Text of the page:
After reading this book no one will ever complain that macroeconomics lacks micro foundations. This book first explains the microeconomics of intertemporal goods and labor markets and goes on to create an intertemporal general equilibrium economy (with two periods for simple exposition). Then Wiliamson shows how growth theory and business cycle theories are applied in this general equilibrium economy. This is by far the most fun and understandible way to teach undergraduates about growth and business cycles at the intermediate level.
Williamson also lays out "stylized facts" of the business cycle, including comovements, and he critiques different business cycle theories based on whether they can replicate those comovements in the data. This book comes closer than any other intermediate text to replicating how modern macroeconomics is done.
Ch 8 which explains Solow and endogenous growth models is by far the most understandible and educational of any text on the market, since Williamson does the models in discrete time rather than continuous time. If you're a professor that wants to teach undergraduates growth theory and/or growth dynamics SO THAT THEY REALLY UNDERSTAND THEM DEEPLY and ENJOY THE LEARNING EXPERIENCE, this is the book to assign.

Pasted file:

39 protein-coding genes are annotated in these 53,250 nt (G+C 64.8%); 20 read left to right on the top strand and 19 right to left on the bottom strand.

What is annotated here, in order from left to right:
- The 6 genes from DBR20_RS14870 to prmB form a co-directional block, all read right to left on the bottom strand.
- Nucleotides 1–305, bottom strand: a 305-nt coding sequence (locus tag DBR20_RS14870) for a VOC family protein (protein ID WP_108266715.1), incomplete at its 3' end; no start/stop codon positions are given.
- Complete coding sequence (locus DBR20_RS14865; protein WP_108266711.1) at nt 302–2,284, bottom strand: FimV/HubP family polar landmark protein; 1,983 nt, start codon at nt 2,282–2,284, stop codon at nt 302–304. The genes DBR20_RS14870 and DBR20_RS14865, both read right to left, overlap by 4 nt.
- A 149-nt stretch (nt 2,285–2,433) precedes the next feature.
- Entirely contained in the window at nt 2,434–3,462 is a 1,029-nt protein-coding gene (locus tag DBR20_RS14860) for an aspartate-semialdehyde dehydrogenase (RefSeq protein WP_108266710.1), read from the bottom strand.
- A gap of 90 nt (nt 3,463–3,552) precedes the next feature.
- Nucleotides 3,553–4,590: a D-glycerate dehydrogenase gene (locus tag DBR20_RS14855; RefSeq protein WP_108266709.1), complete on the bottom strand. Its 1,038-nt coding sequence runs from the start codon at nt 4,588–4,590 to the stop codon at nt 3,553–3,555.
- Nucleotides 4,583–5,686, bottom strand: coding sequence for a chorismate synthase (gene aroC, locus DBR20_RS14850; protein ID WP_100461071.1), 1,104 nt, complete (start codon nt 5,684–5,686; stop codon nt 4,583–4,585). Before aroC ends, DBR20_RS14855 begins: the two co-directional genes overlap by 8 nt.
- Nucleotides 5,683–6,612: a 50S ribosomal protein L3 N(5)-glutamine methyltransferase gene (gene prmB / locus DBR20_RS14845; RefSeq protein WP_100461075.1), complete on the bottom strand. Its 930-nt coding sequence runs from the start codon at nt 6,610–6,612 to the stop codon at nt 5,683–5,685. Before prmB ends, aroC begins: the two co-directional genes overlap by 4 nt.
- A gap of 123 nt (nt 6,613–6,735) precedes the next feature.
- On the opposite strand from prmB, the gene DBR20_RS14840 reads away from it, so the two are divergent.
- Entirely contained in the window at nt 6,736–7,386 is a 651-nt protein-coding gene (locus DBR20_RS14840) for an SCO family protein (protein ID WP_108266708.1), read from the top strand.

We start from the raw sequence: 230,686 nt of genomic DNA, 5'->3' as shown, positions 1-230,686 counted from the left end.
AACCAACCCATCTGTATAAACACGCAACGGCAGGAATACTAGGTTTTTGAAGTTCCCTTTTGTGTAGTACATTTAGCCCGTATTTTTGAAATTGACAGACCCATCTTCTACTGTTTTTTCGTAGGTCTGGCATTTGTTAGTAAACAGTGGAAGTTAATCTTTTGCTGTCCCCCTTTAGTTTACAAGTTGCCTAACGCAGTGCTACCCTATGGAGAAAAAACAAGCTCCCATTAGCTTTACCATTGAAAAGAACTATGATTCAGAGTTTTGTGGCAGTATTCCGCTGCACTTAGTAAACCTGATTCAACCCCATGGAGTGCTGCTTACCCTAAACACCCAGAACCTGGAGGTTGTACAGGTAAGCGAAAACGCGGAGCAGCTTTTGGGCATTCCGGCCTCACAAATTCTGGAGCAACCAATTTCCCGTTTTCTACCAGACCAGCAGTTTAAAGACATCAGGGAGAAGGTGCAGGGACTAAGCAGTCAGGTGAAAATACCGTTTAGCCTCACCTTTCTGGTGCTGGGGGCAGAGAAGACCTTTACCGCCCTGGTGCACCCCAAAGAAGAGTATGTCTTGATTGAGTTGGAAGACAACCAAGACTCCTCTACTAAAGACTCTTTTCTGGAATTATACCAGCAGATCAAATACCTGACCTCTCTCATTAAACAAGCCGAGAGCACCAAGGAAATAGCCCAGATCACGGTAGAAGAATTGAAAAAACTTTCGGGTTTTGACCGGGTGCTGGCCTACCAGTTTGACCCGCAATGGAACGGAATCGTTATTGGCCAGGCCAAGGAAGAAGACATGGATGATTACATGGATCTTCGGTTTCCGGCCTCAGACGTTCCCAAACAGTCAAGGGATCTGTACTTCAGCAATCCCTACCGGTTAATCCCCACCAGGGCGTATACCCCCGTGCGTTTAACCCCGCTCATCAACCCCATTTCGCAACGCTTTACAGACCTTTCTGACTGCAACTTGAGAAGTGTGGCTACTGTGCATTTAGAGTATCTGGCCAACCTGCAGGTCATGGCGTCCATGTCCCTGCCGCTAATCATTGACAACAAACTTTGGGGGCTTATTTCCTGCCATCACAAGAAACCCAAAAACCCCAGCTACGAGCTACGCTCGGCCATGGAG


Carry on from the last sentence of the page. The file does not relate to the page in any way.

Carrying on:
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6 of 7 people found the following review helpful By Amazon Customer on January 12, 2011
Format: Hardcover Verified Purchase
This book provides a decent overview of intermediate macroeconomics and is overall quite clear and concise. The intuition for the theory covered is conveyed well, and the author gives a fairly balanced treatment of the various theories. More quantitative examples in the text would have been helpful. One criticism is that there are quite a number of typos in the text, questions at the end of the chapter, and exercises.
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15 of 20 people found the following review helpful By Tommy on December 1, 2010
Format: Hardcover Verified Purchase